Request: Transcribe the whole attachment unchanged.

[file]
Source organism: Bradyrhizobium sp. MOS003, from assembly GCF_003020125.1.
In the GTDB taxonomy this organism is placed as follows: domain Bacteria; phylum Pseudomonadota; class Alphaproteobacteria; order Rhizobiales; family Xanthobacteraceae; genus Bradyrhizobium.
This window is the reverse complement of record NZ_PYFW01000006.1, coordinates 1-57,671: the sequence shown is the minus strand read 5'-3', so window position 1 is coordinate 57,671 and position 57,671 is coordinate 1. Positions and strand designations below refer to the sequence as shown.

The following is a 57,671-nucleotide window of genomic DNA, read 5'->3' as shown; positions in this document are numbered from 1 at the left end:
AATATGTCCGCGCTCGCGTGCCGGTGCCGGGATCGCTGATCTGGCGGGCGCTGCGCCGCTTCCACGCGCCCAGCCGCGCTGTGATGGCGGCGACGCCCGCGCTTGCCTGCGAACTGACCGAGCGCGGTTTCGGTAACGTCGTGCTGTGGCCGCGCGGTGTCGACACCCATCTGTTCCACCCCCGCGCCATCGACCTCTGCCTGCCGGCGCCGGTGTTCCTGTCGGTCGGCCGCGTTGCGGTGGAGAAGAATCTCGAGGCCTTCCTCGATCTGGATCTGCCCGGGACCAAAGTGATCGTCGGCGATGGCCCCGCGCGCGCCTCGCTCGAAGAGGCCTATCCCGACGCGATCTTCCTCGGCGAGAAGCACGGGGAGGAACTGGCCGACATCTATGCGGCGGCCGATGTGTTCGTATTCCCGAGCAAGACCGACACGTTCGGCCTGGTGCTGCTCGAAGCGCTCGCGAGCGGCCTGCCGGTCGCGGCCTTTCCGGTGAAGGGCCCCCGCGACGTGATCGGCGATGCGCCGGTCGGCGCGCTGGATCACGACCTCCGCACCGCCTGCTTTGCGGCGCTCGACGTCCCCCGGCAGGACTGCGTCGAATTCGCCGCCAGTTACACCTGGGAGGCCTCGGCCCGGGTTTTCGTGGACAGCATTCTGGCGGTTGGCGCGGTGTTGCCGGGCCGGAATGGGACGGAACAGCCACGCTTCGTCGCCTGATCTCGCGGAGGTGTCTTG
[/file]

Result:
Source organism: Bradyrhizobium sp. MOS003, from assembly GCF_003020125.1.
In the GTDB taxonomy this organism is placed as follows: domain Bacteria; phylum Pseudomonadota; class Alphaproteobacteria; order Rhizobiales; family Xanthobacteraceae; genus Bradyrhizobium.
This window is the reverse complement of record NZ_PYFW01000006.1, coordinates 1-57,671: the sequence shown is the minus strand read 5'-3', so window position 1 is coordinate 57,671 and position 57,671 is coordinate 1. Positions and strand designations below refer to the sequence as shown.

The following is a 57,671-nucleotide window of genomic DNA, read 5'->3' as shown; positions in this document are numbered from 1 at the left end:
AATATGTCCGCGCTCGCGTGCCGGTGCCGGGATCGCTGATCTGGCGGGCGCTGCGCCGCTTCCACGCGCCCAGCCGCGCTGTGATGGCGGCGACGCCCGCGCTTGCCTGCGAACTGACCGAGCGCGGTTTCGGTAACGTCGTGCTGTGGCCGCGCGGTGTCGACACCCATCTGTTCCACCCCCGCGCCATCGACCTCTGCCTGCCGGCGCCGGTGTTCCTGTCGGTCGGCCGCGTTGCGGTGGAGAAGAATCTCGAGGCCTTCCTCGATCTGGATCTGCCCGGGACCAAAGTGATCGTCGGCGATGGCCCCGCGCGCGCCTCGCTCGAAGAGGCCTATCCCGACGCGATCTTCCTCGGCGAGAAGCACGGGGAGGAACTGGCCGACATCTATGCGGCGGCCGATGTGTTCGTATTCCCGAGCAAGACCGACACGTTCGGCCTGGTGCTGCTCGAAGCGCTCGCGAGCGGCCTGCCGGTCGCGGCCTTTCCGGTGAAGGGCCCCCGCGACGTGATCGGCGATGCGCCGGTCGGCGCGCTGGATCACGACCTCCGCACCGCCTGCTTTGCGGCGCTCGACGTCCCCCGGCAGGACTGCGTCGAATTCGCCGCCAGTTACACCTGGGAGGCCTCGGCCCGGGTTTTCGTGGACAGCATTCTGGCGGTTGGCGCGGTGTTGCCGGGCCGGAATGGGACGGAACAGCCACGCTTCGTCGCCTGATCTCGCGGAGGTGTCTTG